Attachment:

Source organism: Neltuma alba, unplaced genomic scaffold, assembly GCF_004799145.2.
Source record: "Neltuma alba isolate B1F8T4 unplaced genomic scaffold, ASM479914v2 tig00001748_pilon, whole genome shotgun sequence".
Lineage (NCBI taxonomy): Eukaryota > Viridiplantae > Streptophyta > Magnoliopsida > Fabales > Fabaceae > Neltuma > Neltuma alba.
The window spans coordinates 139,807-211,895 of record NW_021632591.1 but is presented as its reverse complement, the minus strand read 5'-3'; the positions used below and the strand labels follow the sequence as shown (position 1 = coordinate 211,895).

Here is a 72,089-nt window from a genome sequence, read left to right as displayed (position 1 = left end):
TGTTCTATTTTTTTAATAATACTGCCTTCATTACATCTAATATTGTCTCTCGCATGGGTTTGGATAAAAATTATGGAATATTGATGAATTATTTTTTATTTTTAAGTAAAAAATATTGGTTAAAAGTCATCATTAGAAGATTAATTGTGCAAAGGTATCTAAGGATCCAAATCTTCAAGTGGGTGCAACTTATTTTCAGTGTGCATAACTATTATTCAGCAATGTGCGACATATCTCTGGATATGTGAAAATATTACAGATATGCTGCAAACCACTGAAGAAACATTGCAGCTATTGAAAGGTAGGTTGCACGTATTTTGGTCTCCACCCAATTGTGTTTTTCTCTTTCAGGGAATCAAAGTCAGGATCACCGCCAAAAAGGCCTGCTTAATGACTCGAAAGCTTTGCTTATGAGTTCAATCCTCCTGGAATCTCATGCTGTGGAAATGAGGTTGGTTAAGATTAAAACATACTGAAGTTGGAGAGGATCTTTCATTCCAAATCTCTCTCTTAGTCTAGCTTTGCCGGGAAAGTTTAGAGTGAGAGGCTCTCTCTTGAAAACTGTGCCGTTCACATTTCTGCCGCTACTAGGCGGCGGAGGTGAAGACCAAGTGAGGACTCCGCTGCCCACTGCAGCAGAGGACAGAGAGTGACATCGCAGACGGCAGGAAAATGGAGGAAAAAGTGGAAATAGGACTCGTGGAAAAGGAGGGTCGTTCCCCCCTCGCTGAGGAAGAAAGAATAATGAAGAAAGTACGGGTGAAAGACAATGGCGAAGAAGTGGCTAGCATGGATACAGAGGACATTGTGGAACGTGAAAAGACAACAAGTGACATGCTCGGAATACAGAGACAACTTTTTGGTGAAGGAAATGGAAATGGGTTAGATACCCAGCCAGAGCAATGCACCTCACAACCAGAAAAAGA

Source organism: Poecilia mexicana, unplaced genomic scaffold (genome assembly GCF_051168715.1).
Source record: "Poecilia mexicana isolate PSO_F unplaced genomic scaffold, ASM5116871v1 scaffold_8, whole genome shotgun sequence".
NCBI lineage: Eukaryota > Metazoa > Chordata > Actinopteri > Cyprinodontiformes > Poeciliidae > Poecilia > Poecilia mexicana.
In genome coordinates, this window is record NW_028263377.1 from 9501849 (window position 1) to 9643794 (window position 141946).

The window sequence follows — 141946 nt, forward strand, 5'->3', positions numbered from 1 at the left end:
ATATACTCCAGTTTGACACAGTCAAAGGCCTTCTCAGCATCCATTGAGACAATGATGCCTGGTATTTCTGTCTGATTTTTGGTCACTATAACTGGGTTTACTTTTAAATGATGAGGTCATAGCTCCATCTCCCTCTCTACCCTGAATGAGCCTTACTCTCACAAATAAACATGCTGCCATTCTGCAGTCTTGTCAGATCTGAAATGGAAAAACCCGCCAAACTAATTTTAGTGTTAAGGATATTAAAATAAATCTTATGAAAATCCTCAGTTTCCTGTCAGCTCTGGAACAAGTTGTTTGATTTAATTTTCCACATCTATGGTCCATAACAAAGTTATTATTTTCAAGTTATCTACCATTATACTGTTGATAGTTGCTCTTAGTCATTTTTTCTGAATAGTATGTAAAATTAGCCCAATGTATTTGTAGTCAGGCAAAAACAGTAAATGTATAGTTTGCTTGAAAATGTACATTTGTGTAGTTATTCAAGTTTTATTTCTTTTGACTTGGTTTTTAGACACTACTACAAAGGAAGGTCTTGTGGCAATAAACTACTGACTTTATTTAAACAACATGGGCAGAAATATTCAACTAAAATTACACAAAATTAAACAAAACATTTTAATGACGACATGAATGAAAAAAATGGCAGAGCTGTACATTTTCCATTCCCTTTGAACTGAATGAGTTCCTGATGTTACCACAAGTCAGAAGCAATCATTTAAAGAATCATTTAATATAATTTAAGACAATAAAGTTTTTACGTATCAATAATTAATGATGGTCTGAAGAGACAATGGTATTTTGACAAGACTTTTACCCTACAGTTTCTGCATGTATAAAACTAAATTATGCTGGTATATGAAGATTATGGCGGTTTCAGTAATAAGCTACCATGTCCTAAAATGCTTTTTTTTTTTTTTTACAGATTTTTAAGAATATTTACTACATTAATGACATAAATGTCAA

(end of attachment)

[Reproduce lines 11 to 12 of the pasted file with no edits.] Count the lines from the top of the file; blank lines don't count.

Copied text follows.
The window sequence follows — 141946 nt, forward strand, 5'->3', positions numbered from 1 at the left end:
ATATACTCCAGTTTGACACAGTCAAAGGCCTTCTCAGCATCCATTGAGACAATGATGCCTGGTATTTCTGTCTGATTTTTGGTCACTATAACTGGGTTTACTTTTAAATGATGAGGTCATAGCTCCATCTCCCTCTCTACCCTGAATGAGCCTTACTCTCACAAATAAACATGCTGCCATTCTGCAGTCTTGTCAGATCTGAAATGGAAAAACCCGCCAAACTAATTTTAGTGTTAAGGATATTAAAATAAATCTTATGAAAATCCTCAGTTTCCTGTCAGCTCTGGAACAAGTTGTTTGATTTAATTTTCCACATCTATGGTCCATAACAAAGTTATTATTTTCAAGTTATCTACCATTATACTGTTGATAGTTGCTCTTAGTCATTTTTTCTGAATAGTATGTAAAATTAGCCCAATGTATTTGTAGTCAGGCAAAAACAGTAAATGTATAGTTTGCTTGAAAATGTACATTTGTGTAGTTATTCAAGTTTTATTTCTTTTGACTTGGTTTTTAGACACTACTACAAAGGAAGGTCTTGTGGCAATAAACTACTGACTTTATTTAAACAACATGGGCAGAAATATTCAACTAAAATTACACAAAATTAAACAAAACATTTTAATGACGACATGAATGAAAAAAATGGCAGAGCTGTACATTTTCCATTCCCTTTGAACTGAATGAGTTCCTGATGTTACCACAAGTCAGAAGCAATCATTTAAAGAATCATTTAATATAATTTAAGACAATAAAGTTTTTACGTATCAATAATTAATGATGGTCTGAAGAGACAATGGTATTTTGACAAGACTTTTACCCTACAGTTTCTGCATGTATAAAACTAAATTATGCTGGTATATGAAGATTATGGCGGTTTCAGTAATAAGCTACCATGTCCTAAAATGCTTTTTTTTTTTTTTTACAGATTTTTAAGAATATTTACTACATTAATGACATAAATGTCAA